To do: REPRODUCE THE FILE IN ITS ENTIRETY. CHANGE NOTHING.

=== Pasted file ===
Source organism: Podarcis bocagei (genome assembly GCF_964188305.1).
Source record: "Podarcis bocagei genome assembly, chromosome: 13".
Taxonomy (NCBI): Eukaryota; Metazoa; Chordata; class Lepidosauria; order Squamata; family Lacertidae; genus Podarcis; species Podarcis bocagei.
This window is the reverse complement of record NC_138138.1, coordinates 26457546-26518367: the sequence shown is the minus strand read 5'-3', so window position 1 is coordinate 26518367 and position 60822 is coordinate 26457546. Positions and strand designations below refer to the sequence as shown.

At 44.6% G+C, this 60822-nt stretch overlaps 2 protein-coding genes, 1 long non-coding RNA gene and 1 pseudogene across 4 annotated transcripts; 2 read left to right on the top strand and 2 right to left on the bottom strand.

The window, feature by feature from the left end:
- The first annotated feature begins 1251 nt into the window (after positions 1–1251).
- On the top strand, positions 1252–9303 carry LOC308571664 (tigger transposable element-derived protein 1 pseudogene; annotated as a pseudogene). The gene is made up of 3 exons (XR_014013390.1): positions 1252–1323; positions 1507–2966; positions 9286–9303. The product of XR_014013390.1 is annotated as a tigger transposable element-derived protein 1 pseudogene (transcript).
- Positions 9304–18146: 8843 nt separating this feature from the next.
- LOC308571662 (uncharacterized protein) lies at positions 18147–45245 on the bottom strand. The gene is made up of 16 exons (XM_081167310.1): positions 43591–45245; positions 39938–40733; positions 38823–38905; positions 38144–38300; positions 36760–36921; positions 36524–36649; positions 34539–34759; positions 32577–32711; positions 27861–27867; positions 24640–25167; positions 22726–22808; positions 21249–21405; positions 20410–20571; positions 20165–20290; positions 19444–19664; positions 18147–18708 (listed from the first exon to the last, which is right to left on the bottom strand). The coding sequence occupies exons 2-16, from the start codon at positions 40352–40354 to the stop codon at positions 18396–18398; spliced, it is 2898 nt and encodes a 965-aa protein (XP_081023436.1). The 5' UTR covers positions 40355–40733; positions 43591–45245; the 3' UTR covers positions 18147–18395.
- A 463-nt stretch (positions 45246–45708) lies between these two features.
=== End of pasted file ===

Source organism: Podarcis bocagei (genome assembly GCF_964188305.1).
Source record: "Podarcis bocagei genome assembly, chromosome: 13".
Taxonomy (NCBI): Eukaryota; Metazoa; Chordata; class Lepidosauria; order Squamata; family Lacertidae; genus Podarcis; species Podarcis bocagei.
This window is the reverse complement of record NC_138138.1, coordinates 26457546-26518367: the sequence shown is the minus strand read 5'-3', so window position 1 is coordinate 26518367 and position 60822 is coordinate 26457546. Positions and strand designations below refer to the sequence as shown.

At 44.6% G+C, this 60822-nt stretch overlaps 2 protein-coding genes, 1 long non-coding RNA gene and 1 pseudogene across 4 annotated transcripts; 2 read left to right on the top strand and 2 right to left on the bottom strand.

The window, feature by feature from the left end:
- The first annotated feature begins 1251 nt into the window (after positions 1–1251).
- On the top strand, positions 1252–9303 carry LOC308571664 (tigger transposable element-derived protein 1 pseudogene; annotated as a pseudogene). The gene is made up of 3 exons (XR_014013390.1): positions 1252–1323; positions 1507–2966; positions 9286–9303. The product of XR_014013390.1 is annotated as a tigger transposable element-derived protein 1 pseudogene (transcript).
- Positions 9304–18146: 8843 nt separating this feature from the next.
- LOC308571662 (uncharacterized protein) lies at positions 18147–45245 on the bottom strand. The gene is made up of 16 exons (XM_081167310.1): positions 43591–45245; positions 39938–40733; positions 38823–38905; positions 38144–38300; positions 36760–36921; positions 36524–36649; positions 34539–34759; positions 32577–32711; positions 27861–27867; positions 24640–25167; positions 22726–22808; positions 21249–21405; positions 20410–20571; positions 20165–20290; positions 19444–19664; positions 18147–18708 (listed from the first exon to the last, which is right to left on the bottom strand). The coding sequence occupies exons 2-16, from the start codon at positions 40352–40354 to the stop codon at positions 18396–18398; spliced, it is 2898 nt and encodes a 965-aa protein (XP_081023436.1). The 5' UTR covers positions 40355–40733; positions 43591–45245; the 3' UTR covers positions 18147–18395.
- A 463-nt stretch (positions 45246–45708) lies between these two features.